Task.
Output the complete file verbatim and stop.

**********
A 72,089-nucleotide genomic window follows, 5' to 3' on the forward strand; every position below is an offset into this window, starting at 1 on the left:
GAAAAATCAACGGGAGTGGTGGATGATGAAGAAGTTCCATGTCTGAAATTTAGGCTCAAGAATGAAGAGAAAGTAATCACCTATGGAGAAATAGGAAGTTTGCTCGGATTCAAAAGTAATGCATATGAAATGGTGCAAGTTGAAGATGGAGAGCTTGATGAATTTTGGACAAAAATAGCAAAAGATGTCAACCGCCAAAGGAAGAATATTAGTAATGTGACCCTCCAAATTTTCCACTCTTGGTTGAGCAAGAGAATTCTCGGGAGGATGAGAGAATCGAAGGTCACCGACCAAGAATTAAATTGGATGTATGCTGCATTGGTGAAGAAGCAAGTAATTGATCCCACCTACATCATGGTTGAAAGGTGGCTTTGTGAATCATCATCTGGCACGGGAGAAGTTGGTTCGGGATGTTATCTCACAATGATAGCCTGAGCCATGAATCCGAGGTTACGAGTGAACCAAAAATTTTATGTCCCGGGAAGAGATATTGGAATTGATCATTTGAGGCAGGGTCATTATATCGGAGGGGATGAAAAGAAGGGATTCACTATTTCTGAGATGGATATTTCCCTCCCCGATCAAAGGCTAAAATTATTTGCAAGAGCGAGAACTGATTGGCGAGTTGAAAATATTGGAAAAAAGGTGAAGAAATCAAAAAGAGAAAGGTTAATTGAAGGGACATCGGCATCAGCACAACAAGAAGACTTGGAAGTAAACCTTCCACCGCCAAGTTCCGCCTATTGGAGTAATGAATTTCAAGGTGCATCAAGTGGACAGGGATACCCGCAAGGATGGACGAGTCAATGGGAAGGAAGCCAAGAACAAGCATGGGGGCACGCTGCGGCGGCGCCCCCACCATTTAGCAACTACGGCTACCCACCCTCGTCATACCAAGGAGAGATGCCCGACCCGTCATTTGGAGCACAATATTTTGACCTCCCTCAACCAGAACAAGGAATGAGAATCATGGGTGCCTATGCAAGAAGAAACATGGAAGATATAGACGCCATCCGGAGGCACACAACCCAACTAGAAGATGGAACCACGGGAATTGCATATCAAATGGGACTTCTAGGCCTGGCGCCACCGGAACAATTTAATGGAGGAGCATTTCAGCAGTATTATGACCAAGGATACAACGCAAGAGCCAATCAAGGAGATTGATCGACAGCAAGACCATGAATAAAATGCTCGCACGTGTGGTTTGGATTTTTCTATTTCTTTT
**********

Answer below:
A 72,089-nucleotide genomic window follows, 5' to 3' on the forward strand; every position below is an offset into this window, starting at 1 on the left:
GAAAAATCAACGGGAGTGGTGGATGATGAAGAAGTTCCATGTCTGAAATTTAGGCTCAAGAATGAAGAGAAAGTAATCACCTATGGAGAAATAGGAAGTTTGCTCGGATTCAAAAGTAATGCATATGAAATGGTGCAAGTTGAAGATGGAGAGCTTGATGAATTTTGGACAAAAATAGCAAAAGATGTCAACCGCCAAAGGAAGAATATTAGTAATGTGACCCTCCAAATTTTCCACTCTTGGTTGAGCAAGAGAATTCTCGGGAGGATGAGAGAATCGAAGGTCACCGACCAAGAATTAAATTGGATGTATGCTGCATTGGTGAAGAAGCAAGTAATTGATCCCACCTACATCATGGTTGAAAGGTGGCTTTGTGAATCATCATCTGGCACGGGAGAAGTTGGTTCGGGATGTTATCTCACAATGATAGCCTGAGCCATGAATCCGAGGTTACGAGTGAACCAAAAATTTTATGTCCCGGGAAGAGATATTGGAATTGATCATTTGAGGCAGGGTCATTATATCGGAGGGGATGAAAAGAAGGGATTCACTATTTCTGAGATGGATATTTCCCTCCCCGATCAAAGGCTAAAATTATTTGCAAGAGCGAGAACTGATTGGCGAGTTGAAAATATTGGAAAAAAGGTGAAGAAATCAAAAAGAGAAAGGTTAATTGAAGGGACATCGGCATCAGCACAACAAGAAGACTTGGAAGTAAACCTTCCACCGCCAAGTTCCGCCTATTGGAGTAATGAATTTCAAGGTGCATCAAGTGGACAGGGATACCCGCAAGGATGGACGAGTCAATGGGAAGGAAGCCAAGAACAAGCATGGGGGCACGCTGCGGCGGCGCCCCCACCATTTAGCAACTACGGCTACCCACCCTCGTCATACCAAGGAGAGATGCCCGACCCGTCATTTGGAGCACAATATTTTGACCTCCCTCAACCAGAACAAGGAATGAGAATCATGGGTGCCTATGCAAGAAGAAACATGGAAGATATAGACGCCATCCGGAGGCACACAACCCAACTAGAAGATGGAACCACGGGAATTGCATATCAAATGGGACTTCTAGGCCTGGCGCCACCGGAACAATTTAATGGAGGAGCATTTCAGCAGTATTATGACCAAGGATACAACGCAAGAGCCAATCAAGGAGATTGATCGACAGCAAGACCATGAATAAAATGCTCGCACGTGTGGTTTGGATTTTTCTATTTCTTTT